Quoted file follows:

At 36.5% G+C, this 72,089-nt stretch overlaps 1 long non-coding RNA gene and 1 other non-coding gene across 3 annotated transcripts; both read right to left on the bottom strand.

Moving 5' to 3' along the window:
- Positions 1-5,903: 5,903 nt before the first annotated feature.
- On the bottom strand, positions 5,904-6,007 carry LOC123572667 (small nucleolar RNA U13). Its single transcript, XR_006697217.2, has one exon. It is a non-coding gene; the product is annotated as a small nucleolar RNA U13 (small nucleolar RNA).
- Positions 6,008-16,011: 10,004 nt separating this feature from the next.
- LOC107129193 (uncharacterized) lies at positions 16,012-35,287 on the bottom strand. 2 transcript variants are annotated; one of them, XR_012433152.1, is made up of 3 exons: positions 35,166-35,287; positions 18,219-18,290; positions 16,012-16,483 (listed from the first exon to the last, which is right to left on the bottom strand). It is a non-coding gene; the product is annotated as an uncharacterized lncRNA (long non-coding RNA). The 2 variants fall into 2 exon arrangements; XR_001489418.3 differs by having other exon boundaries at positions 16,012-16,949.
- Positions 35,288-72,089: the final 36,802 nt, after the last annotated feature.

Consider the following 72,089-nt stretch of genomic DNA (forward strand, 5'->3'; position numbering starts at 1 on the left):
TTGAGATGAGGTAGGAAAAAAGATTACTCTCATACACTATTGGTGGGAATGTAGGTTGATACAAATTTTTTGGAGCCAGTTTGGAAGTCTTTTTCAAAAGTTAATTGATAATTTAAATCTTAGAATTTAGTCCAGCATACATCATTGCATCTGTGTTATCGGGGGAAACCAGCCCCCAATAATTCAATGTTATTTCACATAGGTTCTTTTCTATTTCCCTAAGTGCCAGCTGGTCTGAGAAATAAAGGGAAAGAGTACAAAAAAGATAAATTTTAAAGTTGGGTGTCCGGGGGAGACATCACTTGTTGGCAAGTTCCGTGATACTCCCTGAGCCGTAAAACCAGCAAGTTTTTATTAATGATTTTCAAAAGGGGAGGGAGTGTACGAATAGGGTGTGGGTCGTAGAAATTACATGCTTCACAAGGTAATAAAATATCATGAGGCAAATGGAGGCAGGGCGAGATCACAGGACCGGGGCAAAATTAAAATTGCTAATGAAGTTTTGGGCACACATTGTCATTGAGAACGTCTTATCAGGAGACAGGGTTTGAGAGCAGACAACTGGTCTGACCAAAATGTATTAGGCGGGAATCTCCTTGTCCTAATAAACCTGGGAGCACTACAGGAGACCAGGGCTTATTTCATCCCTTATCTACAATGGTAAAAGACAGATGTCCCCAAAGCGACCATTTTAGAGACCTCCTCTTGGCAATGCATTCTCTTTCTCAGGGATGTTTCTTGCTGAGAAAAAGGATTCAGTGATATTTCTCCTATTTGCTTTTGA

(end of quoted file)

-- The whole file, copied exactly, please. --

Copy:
At 36.5% G+C, this 72,089-nt stretch overlaps 1 long non-coding RNA gene and 1 other non-coding gene across 3 annotated transcripts; both read right to left on the bottom strand.

Moving 5' to 3' along the window:
- Positions 1-5,903: 5,903 nt before the first annotated feature.
- On the bottom strand, positions 5,904-6,007 carry LOC123572667 (small nucleolar RNA U13). Its single transcript, XR_006697217.2, has one exon. It is a non-coding gene; the product is annotated as a small nucleolar RNA U13 (small nucleolar RNA).
- Positions 6,008-16,011: 10,004 nt separating this feature from the next.
- LOC107129193 (uncharacterized) lies at positions 16,012-35,287 on the bottom strand. 2 transcript variants are annotated; one of them, XR_012433152.1, is made up of 3 exons: positions 35,166-35,287; positions 18,219-18,290; positions 16,012-16,483 (listed from the first exon to the last, which is right to left on the bottom strand). It is a non-coding gene; the product is annotated as an uncharacterized lncRNA (long non-coding RNA). The 2 variants fall into 2 exon arrangements; XR_001489418.3 differs by having other exon boundaries at positions 16,012-16,949.
- Positions 35,288-72,089: the final 36,802 nt, after the last annotated feature.

Consider the following 72,089-nt stretch of genomic DNA (forward strand, 5'->3'; position numbering starts at 1 on the left):
TTGAGATGAGGTAGGAAAAAAGATTACTCTCATACACTATTGGTGGGAATGTAGGTTGATACAAATTTTTTGGAGCCAGTTTGGAAGTCTTTTTCAAAAGTTAATTGATAATTTAAATCTTAGAATTTAGTCCAGCATACATCATTGCATCTGTGTTATCGGGGGAAACCAGCCCCCAATAATTCAATGTTATTTCACATAGGTTCTTTTCTATTTCCCTAAGTGCCAGCTGGTCTGAGAAATAAAGGGAAAGAGTACAAAAAAGATAAATTTTAAAGTTGGGTGTCCGGGGGAGACATCACTTGTTGGCAAGTTCCGTGATACTCCCTGAGCCGTAAAACCAGCAAGTTTTTATTAATGATTTTCAAAAGGGGAGGGAGTGTACGAATAGGGTGTGGGTCGTAGAAATTACATGCTTCACAAGGTAATAAAATATCATGAGGCAAATGGAGGCAGGGCGAGATCACAGGACCGGGGCAAAATTAAAATTGCTAATGAAGTTTTGGGCACACATTGTCATTGAGAACGTCTTATCAGGAGACAGGGTTTGAGAGCAGACAACTGGTCTGACCAAAATGTATTAGGCGGGAATCTCCTTGTCCTAATAAACCTGGGAGCACTACAGGAGACCAGGGCTTATTTCATCCCTTATCTACAATGGTAAAAGACAGATGTCCCCAAAGCGACCATTTTAGAGACCTCCTCTTGGCAATGCATTCTCTTTCTCAGGGATGTTTCTTGCTGAGAAAAAGGATTCAGTGATATTTCTCCTATTTGCTTTTGA